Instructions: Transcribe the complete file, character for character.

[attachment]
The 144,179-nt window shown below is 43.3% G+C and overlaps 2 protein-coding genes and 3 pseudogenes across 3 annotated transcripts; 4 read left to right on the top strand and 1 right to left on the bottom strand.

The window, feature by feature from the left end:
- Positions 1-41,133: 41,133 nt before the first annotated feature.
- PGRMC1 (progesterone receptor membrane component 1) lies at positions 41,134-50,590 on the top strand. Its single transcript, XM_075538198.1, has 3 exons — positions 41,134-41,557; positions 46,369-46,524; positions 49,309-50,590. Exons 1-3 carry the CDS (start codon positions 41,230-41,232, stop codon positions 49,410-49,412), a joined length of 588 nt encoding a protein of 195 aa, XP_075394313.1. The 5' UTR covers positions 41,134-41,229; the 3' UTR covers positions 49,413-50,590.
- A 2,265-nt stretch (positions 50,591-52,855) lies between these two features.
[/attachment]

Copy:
The 144,179-nt window shown below is 43.3% G+C and overlaps 2 protein-coding genes and 3 pseudogenes across 3 annotated transcripts; 4 read left to right on the top strand and 1 right to left on the bottom strand.

The window, feature by feature from the left end:
- Positions 1-41,133: 41,133 nt before the first annotated feature.
- PGRMC1 (progesterone receptor membrane component 1) lies at positions 41,134-50,590 on the top strand. Its single transcript, XM_075538198.1, has 3 exons — positions 41,134-41,557; positions 46,369-46,524; positions 49,309-50,590. Exons 1-3 carry the CDS (start codon positions 41,230-41,232, stop codon positions 49,410-49,412), a joined length of 588 nt encoding a protein of 195 aa, XP_075394313.1. The 5' UTR covers positions 41,134-41,229; the 3' UTR covers positions 49,413-50,590.
- A 2,265-nt stretch (positions 50,591-52,855) lies between these two features.